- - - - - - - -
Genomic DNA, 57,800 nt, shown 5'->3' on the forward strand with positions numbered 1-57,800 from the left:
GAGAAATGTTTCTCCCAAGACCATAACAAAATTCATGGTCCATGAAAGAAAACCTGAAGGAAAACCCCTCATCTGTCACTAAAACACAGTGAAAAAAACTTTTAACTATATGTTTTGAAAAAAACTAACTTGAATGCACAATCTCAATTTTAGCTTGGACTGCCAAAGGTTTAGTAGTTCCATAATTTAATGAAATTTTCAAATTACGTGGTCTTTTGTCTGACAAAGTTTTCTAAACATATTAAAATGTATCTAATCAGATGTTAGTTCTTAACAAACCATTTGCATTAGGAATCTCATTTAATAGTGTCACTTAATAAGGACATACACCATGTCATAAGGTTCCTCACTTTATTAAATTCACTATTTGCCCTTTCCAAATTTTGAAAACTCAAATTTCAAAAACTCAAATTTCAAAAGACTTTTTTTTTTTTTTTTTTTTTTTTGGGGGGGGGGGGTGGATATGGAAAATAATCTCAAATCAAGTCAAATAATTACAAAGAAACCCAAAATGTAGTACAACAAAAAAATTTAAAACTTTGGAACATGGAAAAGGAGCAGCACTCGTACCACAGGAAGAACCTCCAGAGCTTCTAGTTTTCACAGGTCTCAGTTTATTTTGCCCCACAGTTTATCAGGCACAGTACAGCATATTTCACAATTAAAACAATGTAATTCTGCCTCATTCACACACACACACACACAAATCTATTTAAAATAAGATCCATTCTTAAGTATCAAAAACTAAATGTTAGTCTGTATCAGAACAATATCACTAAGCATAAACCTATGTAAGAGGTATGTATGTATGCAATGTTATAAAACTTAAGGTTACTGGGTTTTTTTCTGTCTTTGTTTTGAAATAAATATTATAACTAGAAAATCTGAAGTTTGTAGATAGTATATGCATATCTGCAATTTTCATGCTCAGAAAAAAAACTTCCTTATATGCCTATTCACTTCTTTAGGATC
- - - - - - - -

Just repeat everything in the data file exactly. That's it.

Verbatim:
Genomic DNA, 57,800 nt, shown 5'->3' on the forward strand with positions numbered 1-57,800 from the left:
GAGAAATGTTTCTCCCAAGACCATAACAAAATTCATGGTCCATGAAAGAAAACCTGAAGGAAAACCCCTCATCTGTCACTAAAACACAGTGAAAAAAACTTTTAACTATATGTTTTGAAAAAAACTAACTTGAATGCACAATCTCAATTTTAGCTTGGACTGCCAAAGGTTTAGTAGTTCCATAATTTAATGAAATTTTCAAATTACGTGGTCTTTTGTCTGACAAAGTTTTCTAAACATATTAAAATGTATCTAATCAGATGTTAGTTCTTAACAAACCATTTGCATTAGGAATCTCATTTAATAGTGTCACTTAATAAGGACATACACCATGTCATAAGGTTCCTCACTTTATTAAATTCACTATTTGCCCTTTCCAAATTTTGAAAACTCAAATTTCAAAAACTCAAATTTCAAAAGACTTTTTTTTTTTTTTTTTTTTTTTTGGGGGGGGGGGGTGGATATGGAAAATAATCTCAAATCAAGTCAAATAATTACAAAGAAACCCAAAATGTAGTACAACAAAAAAATTTAAAACTTTGGAACATGGAAAAGGAGCAGCACTCGTACCACAGGAAGAACCTCCAGAGCTTCTAGTTTTCACAGGTCTCAGTTTATTTTGCCCCACAGTTTATCAGGCACAGTACAGCATATTTCACAATTAAAACAATGTAATTCTGCCTCATTCACACACACACACACACAAATCTATTTAAAATAAGATCCATTCTTAAGTATCAAAAACTAAATGTTAGTCTGTATCAGAACAATATCACTAAGCATAAACCTATGTAAGAGGTATGTATGTATGCAATGTTATAAAACTTAAGGTTACTGGGTTTTTTTCTGTCTTTGTTTTGAAATAAATATTATAACTAGAAAATCTGAAGTTTGTAGATAGTATATGCATATCTGCAATTTTCATGCTCAGAAAAAAAACTTCCTTATATGCCTATTCACTTCTTTAGGATC